Jan 29, 2007
The Ropes at Disney's
Thre's a great piece of animation history posted this morning over on Cartoon Brew--the pamplet for new hires of 1943 "The Ropes at Disney's". The copy scanned is courtesy of the wonderful folks at the Van Eaton gallery.
Jerry Beck writes of the info presented in the book with a wry suggestion that working at Disney's in the early 40s wasn't necessarily "the happiest place on earth"--but I have to disagree. While he points out the draconian statement that the Studio makes employees pay for personal phone calls, I'm reminded of my first job at fairly liberal Warner Bros--where some artists used the phone so much that the long distance bills went sky-high and a couple of guys were at least confronted with those bills. And that was when we had our own phones--that only took about 3 years. Until then there were, I kid you not, wall phones for our use--about one for every 20 artists or so, and if a call came in for you from your mother, girlfriend or doctor, etc. it had to go to the main switchboard as there were no extensions. The receptionist would get on the PA system to let the entire studio know about it so you could find a wall phone to regale your colleagues with your business, personal or otherwise. I got to hear a lot of guys fileding job offers from Ralph Bakshi(then working on staffing "Cool World") or chatting with John K about the Ren & Stimpy pilot they'd been working on every few minutes.
Anyway, the simple fact that the workers at Disney's had any access to their own lines had to be exceptional--another reason it was the Tiffany's of studios. I'm pretty sure WB of the war years had, well--the WB setup of 1990.
All in all, reading through the pamplet just makes me wish--again--that I had been able to work at Disney's in 1943. Also that if I'd lived back then that I'd been male, as the other glaring thing is the presentation of the cute illustrations throughout: a goofy everyman animator gets down to business, while his female counterpart--an ersatz Fred Moore type--does little but innocently strike various alluring attitudes, the better to be ogled. She does make use of the studio library, so we know she's a serious girl--when she's not penning personal letters to the goofy guy(given as an example of a timewasting no-no).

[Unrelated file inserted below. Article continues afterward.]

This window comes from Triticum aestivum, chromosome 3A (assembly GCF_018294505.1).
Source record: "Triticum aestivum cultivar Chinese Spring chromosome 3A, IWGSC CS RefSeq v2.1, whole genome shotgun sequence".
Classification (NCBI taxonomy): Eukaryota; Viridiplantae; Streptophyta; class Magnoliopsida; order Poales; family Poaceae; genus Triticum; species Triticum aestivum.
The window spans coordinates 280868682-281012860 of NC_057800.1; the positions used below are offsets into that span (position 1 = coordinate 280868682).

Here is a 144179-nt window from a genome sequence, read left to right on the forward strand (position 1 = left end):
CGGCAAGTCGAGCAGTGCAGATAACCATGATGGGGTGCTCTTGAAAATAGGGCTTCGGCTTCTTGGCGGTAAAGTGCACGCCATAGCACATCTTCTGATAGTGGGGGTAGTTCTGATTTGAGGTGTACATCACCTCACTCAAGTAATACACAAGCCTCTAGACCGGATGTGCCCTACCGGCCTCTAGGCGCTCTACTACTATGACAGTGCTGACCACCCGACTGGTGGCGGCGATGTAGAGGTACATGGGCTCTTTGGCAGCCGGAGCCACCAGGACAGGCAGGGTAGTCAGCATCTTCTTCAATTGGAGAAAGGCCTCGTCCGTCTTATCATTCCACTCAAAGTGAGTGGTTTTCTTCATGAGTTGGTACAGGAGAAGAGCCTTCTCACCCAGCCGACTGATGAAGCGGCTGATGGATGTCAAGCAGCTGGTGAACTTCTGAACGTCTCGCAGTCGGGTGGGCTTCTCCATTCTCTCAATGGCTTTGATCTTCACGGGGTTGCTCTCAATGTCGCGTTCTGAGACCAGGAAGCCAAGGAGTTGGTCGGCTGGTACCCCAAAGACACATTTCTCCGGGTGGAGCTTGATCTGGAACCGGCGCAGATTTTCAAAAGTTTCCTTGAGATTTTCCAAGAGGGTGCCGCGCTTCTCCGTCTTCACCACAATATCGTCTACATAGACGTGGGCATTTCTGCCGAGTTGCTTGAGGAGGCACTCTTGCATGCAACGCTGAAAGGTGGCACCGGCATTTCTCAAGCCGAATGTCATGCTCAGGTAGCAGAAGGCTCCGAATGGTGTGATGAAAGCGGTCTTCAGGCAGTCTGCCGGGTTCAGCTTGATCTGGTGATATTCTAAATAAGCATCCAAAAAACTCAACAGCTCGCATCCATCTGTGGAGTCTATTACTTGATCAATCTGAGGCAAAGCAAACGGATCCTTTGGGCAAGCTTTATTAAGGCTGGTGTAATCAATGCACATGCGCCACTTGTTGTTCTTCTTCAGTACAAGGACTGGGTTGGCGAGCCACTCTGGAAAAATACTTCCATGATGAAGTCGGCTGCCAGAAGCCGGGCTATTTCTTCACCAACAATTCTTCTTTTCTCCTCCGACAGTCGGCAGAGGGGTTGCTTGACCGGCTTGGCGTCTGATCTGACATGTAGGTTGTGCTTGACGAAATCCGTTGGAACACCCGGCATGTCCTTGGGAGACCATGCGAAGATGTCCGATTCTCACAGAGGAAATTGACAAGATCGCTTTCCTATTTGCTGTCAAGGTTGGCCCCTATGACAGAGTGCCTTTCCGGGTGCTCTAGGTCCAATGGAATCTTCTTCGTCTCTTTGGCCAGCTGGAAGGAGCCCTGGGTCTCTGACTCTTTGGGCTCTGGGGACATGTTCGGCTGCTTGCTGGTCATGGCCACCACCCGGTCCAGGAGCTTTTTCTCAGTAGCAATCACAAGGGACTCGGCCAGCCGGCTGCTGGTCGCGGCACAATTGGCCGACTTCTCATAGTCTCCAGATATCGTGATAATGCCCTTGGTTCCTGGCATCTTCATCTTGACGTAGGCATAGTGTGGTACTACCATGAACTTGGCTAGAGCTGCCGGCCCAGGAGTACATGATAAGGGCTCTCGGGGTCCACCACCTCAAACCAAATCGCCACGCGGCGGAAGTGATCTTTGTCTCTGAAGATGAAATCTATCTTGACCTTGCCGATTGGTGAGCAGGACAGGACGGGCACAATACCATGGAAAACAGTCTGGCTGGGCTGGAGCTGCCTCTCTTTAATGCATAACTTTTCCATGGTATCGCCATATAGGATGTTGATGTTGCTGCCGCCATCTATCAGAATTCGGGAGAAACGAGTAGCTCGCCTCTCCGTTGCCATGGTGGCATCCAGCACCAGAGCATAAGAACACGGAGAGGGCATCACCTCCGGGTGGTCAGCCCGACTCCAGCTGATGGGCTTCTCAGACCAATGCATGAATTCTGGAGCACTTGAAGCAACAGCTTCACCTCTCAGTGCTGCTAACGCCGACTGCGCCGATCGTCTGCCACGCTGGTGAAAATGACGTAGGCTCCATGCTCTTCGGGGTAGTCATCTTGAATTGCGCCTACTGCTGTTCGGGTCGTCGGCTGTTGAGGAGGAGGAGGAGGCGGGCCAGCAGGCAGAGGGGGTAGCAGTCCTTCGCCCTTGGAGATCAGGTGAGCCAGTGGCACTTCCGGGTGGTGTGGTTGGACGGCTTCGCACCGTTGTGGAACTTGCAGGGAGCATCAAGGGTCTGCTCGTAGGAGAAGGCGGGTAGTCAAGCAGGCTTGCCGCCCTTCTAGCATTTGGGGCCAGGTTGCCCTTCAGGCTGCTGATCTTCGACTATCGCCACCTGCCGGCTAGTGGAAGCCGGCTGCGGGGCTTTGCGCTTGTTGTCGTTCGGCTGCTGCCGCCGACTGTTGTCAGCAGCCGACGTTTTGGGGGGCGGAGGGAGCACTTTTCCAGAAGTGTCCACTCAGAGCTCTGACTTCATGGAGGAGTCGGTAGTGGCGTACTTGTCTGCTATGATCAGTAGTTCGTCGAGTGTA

It's all wonderful stuff and in good fun(there's actually a pretty arch sense of humor for this kind of guide--another proof that this was a different kind of sweatshop).
Some other interesting tidbits: artists were paid every two weeks; Disney's boyhood buddy Walt Pfeiffer was the got-to man for admission into the storied, males-only Penthouse Club; women got 10 days paid sick leave--men only 5(girls and boys, can you guess why that was? A rare example of reverse bias in the workplace!); employees paid "a minimal cost" towards their health insurance, and overtime nights for production were as well organized(and no doubt frequent) an occurance as to be planned for Tuesday and Thurday nights--I call that civilized!
It's tremedous fun to read through it--I almost paid 20 bucks for a xeroxed copy on Ebay a year ago--thanks to Mike Van Eaton and Jerry Beck, now I don't have to, and neither do you. Take a walk down nostalgia lane, then, and see how much--and how little--has changed in 60 years.
images from Cartoon Brew, courtesy of Mike Van Eaton